Christians are called to remember

I believe remembering is at the heart of Biblical adoption and orphan care – and indeed at the heart of all ministries of mercy and justice. Christians are called to protect and provide for the fatherless in response to the Gospel. The Bible is the story of a God who remembers his people. In the Old Testament, there are countless examples of God remembering his covenant promise to his people – delivering them from slavery, protecting them from injustice, providing for their needs. The Cross is the ultimate act of God remembering.

While the Bible doesn’t call us to adopt, it does call us to remember. We were once fatherless and now we been adopted by a Father. We were like widows and Jesus is our Bridegroom. We were poor and we have been promised a glorious inheritance. We were foreigners and we have become a part of God’s family. We were slaves and we have been given freedom.

In my next post, I will go into greater detail about how remembering provides a foundation for a life of mercy and justice, including adoption and orphan care.

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Sara Brinton

sara@defenseofthefatherless.com

SARA BRINTON is a writer and entrepreneur with a passion for reforming international adoption and orphan care. She leads marketing for Noonday Collection, a business that uses fashion to create opportunity in developing countries. Sara and her husband, Mark, live in Austin, Texas with their four children, including daughter Gabrielle who was adopted from Uganda.

4 Comments
  • […] From “Family Hope Love” What the Bible doesn’t say about adoption and orphan care. […]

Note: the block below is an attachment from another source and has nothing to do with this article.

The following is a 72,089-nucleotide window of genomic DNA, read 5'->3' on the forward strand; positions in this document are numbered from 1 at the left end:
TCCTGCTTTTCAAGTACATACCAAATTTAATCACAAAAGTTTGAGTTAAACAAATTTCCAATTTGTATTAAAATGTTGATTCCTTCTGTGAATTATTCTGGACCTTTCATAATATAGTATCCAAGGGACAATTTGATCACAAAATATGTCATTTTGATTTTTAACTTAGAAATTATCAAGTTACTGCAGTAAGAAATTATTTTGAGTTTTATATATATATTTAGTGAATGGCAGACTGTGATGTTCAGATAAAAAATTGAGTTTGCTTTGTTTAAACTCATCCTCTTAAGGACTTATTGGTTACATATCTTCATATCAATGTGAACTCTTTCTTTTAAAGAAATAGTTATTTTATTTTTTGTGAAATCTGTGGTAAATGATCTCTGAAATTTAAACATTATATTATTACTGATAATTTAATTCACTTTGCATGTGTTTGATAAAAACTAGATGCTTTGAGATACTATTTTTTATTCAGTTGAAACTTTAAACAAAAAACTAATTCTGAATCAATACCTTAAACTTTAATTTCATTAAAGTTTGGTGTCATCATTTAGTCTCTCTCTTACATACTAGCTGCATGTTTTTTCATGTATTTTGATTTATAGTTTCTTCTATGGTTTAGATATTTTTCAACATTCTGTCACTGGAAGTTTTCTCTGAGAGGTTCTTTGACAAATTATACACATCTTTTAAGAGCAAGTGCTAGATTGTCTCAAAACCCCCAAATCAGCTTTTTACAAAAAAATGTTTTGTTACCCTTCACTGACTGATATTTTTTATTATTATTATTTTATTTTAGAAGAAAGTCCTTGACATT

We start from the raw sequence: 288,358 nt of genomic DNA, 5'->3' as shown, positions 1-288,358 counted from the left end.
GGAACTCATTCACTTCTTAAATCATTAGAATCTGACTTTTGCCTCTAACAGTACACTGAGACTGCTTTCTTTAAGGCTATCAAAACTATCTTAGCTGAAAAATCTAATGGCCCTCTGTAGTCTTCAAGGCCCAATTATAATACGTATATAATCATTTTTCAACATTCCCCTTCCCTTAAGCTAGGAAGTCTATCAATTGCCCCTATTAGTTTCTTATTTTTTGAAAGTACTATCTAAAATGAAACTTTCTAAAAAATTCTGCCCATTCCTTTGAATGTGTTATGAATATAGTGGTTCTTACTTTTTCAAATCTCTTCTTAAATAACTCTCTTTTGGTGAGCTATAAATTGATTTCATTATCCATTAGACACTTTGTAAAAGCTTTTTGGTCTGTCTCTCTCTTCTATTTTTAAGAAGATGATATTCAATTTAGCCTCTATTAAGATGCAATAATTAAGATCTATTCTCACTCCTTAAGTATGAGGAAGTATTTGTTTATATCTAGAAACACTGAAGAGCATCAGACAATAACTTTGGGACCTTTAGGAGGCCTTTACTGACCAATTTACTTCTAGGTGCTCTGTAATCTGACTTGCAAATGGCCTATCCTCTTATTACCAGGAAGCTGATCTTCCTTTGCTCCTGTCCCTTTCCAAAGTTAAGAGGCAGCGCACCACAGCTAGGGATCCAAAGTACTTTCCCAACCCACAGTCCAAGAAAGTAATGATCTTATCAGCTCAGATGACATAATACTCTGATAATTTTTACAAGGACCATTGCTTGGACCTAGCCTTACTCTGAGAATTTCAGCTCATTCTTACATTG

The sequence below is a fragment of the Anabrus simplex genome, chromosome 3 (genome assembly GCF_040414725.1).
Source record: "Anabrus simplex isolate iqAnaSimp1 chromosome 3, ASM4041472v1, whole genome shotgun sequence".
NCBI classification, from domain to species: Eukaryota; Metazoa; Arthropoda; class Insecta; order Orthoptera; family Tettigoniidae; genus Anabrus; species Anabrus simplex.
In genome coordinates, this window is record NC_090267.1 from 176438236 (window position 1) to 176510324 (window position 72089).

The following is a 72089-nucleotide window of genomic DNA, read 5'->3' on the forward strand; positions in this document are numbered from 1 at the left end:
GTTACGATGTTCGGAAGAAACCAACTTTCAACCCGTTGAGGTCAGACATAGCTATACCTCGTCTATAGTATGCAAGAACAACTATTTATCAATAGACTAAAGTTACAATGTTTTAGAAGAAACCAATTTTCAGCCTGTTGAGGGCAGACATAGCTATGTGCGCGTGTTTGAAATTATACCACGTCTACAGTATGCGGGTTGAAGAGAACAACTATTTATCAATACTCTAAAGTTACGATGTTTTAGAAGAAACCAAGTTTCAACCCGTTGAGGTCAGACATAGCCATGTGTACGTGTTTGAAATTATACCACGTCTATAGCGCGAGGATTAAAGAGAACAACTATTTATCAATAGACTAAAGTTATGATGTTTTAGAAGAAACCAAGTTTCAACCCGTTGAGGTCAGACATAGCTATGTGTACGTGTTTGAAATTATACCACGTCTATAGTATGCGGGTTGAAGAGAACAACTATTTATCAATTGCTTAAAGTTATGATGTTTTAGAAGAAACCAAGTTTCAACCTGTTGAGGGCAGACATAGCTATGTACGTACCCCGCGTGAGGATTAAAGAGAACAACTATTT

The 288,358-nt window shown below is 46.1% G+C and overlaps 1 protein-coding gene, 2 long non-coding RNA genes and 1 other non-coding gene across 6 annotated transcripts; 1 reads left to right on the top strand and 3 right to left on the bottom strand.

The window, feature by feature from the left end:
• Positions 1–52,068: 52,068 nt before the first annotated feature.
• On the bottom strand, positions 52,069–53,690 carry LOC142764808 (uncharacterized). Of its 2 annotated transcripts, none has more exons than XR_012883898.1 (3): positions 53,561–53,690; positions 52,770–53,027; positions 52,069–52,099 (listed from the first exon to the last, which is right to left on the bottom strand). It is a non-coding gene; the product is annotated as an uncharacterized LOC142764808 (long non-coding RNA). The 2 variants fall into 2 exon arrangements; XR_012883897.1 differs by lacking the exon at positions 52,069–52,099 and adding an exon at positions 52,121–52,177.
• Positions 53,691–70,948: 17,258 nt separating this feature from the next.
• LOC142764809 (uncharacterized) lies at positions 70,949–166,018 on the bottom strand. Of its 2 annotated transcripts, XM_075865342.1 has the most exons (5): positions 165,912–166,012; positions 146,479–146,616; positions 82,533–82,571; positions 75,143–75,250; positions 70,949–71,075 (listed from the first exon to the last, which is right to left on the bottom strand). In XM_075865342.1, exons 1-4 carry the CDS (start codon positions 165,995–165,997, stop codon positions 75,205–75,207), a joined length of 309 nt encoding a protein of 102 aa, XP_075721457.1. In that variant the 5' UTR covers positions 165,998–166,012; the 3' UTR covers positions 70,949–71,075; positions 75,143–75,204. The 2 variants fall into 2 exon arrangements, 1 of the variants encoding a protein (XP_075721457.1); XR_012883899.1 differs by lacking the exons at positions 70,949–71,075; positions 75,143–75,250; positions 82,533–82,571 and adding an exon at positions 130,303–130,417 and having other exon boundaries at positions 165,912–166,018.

• Sara

      June 23, 2013 at 6:32 pm Reply

      Thanks for linking up. I read the comments on your blog, one of which was from a reader who is an adult adoptee. She said she followed what I was saying until I said our family was called to adopt. I’ve been thinking about her words, trying to figure out if I can make myself more clear.

      As I say in this blog post, there’s nothing in the Bible that calls Christians to adopt, but there’s a lot that calls Christians to care for the “least of these”. If our hearts are aligned with God’s heart, we will have compassion for people who are suffering injustice or living in poverty. This compassion will move us to do something…but doing “something” can be harmful if we are not careful. This is where I believe much of the Christian adoption and orphan care movement goes astray. Having compassion for the millions of children who are vulnerable or orphaned is beautiful. But for most of these children, adoption is not the answer. Whenever possible Christians are called to protect and provide for orphans and widows together. This means supporting vulnerable families, investing in development and Fair Trade, fighting for justice. When this is not possible – when supporting a vulnerable family or reunification is not an option – then I believe children need families. Whenever possible, children should be placed with families in their own communities and cultures, but sometimes because of poverty or discrimination, this is not an option. In these situations, international adoption is a better choice than a child growing up in an orphanage or on the streets. So when I say our family was called to adopt, I am talking about a situation like this – a situation where a child had no other option. In our adoption process, we were careful to ask questions to make sure everything was done ethically.